Indeed, in a curious way the departure of this hippyish radical leaves no one to connect to Mr Cameron’s inner conservative. And that in turn gets to the deeper and more concerning point.
Ultimately, Mr Hilton’s value to Mr Cameron lies in his skills at ‘triangulation’, the term for the political cross-dressing patented by U.S. President Bill Clinton and adopted by Tony Blair.
This strategy means a political leader cannot be pilloried as either Right-wing or Left-wing because it borrows from both.
At its heart, therefore, lies a hollowness where principle should be. And so the strategy is enthusiastically taken up by politicians whose own political philosophy amounts to little more than the aim of gaining and staying in power.
Accordingly, Mr Hilton provided his old friend Mr Cameron with a suit of clothes — the Big Society, hugging huskies and hoodies, championing the NHS to the death, not to mention his own famously shoeless and tieless attire — which managed to appear simultaneously conservative and trendy, free market and caring.
The big question, however, remains whether Mr Cameron himself has any deep beliefs of his own or whether he is little more than an empty suit.
Sure, his government is doing good and radical things in welfare and education — but these reforms are being driven by the respective passions of Iain Duncan Smith and Michael Gove. If either of these two moved on, it is surely hard to imagine that other ministers would or could do what they are doing.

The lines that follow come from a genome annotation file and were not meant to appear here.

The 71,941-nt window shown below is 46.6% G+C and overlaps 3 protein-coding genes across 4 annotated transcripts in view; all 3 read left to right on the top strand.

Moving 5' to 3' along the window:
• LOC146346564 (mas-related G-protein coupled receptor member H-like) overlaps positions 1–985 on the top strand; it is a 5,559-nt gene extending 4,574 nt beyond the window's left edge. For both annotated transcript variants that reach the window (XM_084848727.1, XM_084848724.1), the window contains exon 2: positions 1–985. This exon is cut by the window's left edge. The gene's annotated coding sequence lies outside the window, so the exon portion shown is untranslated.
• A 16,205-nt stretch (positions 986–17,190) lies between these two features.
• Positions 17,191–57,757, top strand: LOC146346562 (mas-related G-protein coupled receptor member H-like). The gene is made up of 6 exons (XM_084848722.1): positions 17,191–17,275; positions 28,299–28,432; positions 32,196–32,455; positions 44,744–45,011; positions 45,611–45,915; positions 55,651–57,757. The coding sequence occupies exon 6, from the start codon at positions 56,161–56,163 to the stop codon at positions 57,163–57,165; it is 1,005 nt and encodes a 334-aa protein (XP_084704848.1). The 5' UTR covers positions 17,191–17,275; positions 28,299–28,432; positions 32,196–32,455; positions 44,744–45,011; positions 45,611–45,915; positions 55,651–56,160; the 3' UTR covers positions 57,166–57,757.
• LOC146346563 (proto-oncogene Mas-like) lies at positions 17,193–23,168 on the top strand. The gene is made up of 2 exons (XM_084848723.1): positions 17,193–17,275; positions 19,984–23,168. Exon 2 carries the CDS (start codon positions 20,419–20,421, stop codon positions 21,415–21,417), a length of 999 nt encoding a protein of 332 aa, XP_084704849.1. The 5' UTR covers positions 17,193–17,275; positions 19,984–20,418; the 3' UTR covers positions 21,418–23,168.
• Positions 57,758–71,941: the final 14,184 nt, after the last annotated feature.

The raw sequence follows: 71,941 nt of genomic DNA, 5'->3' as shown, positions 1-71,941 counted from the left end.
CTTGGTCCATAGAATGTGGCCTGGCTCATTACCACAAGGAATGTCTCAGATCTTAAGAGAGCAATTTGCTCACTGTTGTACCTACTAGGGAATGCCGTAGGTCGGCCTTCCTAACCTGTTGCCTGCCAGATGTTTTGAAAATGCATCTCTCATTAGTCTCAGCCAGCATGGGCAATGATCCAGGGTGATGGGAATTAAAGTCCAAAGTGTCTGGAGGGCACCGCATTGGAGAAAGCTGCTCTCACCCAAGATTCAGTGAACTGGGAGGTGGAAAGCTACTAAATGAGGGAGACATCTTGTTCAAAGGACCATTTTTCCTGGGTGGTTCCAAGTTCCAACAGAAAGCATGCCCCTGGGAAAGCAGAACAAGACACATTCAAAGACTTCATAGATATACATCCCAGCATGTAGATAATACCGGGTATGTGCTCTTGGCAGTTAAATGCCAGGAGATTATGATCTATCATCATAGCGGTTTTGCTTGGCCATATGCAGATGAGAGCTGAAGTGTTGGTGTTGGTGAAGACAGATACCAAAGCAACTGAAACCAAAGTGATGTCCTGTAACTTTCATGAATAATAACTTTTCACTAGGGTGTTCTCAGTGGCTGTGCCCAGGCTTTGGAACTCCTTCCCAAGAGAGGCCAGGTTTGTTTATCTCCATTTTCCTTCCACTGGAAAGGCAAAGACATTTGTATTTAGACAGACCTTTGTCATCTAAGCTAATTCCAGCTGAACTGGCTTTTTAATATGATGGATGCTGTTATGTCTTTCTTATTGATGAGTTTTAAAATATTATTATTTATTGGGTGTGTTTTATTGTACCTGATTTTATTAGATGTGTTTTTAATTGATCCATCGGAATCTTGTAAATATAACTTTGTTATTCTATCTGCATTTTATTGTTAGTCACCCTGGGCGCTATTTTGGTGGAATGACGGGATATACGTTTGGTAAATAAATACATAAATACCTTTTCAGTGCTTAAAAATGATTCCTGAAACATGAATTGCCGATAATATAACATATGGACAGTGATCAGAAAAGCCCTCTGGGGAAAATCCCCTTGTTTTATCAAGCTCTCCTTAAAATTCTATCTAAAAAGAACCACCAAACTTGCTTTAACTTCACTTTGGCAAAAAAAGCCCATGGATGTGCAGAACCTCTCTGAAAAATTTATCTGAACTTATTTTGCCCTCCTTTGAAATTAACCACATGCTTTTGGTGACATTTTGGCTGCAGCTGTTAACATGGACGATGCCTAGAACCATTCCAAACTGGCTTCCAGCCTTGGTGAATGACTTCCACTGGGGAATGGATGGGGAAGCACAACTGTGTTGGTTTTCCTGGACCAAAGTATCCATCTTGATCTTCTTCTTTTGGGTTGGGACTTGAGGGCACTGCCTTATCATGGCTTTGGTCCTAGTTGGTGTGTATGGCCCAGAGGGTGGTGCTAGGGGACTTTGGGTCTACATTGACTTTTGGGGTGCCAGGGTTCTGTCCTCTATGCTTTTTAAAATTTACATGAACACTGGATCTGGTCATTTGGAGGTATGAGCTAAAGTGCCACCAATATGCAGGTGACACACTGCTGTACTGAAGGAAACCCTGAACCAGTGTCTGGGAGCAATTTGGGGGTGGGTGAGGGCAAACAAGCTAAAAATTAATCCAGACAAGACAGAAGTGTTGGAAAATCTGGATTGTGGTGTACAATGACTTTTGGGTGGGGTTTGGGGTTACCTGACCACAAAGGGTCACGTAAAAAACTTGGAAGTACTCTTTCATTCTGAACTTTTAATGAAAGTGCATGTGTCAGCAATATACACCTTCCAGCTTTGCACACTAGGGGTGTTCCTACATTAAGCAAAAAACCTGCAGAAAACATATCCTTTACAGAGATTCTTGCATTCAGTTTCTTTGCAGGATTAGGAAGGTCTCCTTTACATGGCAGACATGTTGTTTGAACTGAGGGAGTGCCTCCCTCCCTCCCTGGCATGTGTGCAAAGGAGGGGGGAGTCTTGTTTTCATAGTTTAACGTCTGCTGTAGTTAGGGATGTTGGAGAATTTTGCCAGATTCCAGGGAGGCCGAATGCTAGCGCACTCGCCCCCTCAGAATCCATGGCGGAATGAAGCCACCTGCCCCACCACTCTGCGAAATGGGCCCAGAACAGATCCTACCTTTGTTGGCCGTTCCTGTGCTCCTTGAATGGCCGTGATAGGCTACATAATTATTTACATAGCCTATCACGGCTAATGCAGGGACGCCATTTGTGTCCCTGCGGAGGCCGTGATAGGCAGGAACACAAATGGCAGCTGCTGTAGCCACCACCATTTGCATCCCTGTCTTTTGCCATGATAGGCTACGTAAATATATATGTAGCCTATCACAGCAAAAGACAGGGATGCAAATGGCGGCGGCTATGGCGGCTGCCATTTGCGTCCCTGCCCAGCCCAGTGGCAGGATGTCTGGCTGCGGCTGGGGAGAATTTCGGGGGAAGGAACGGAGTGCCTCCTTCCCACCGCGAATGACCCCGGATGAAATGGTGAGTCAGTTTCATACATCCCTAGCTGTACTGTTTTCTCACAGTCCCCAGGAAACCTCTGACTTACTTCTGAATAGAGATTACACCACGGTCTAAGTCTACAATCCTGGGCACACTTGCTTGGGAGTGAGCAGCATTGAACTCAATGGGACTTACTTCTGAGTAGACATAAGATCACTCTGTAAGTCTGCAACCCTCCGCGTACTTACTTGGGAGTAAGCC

This may sound rather harsh on the Prime Minister, who after all is running the government in which these reforms are being driven through.
Nevertheless, the suspicion remains that his own driving passion is the manipulation of public opinion — which is why he cosied up to the Murdoch empire.
Frustration with Coalition politics preventing the Tories from doing what he had hoped they would do is reportedly one reason why Steve Hilton is leaving.
But it is far from clear that Mr Cameron himself is as frustrated by this as his trusted adviser. Indeed, there are suspicions that the Prime Minister uses the Lib Dems as a fig-leaf for his own liberal approach to life.
And so Mr Hilton’s departure will merely amplify the question of which horse Mr Cameron himself actually rides.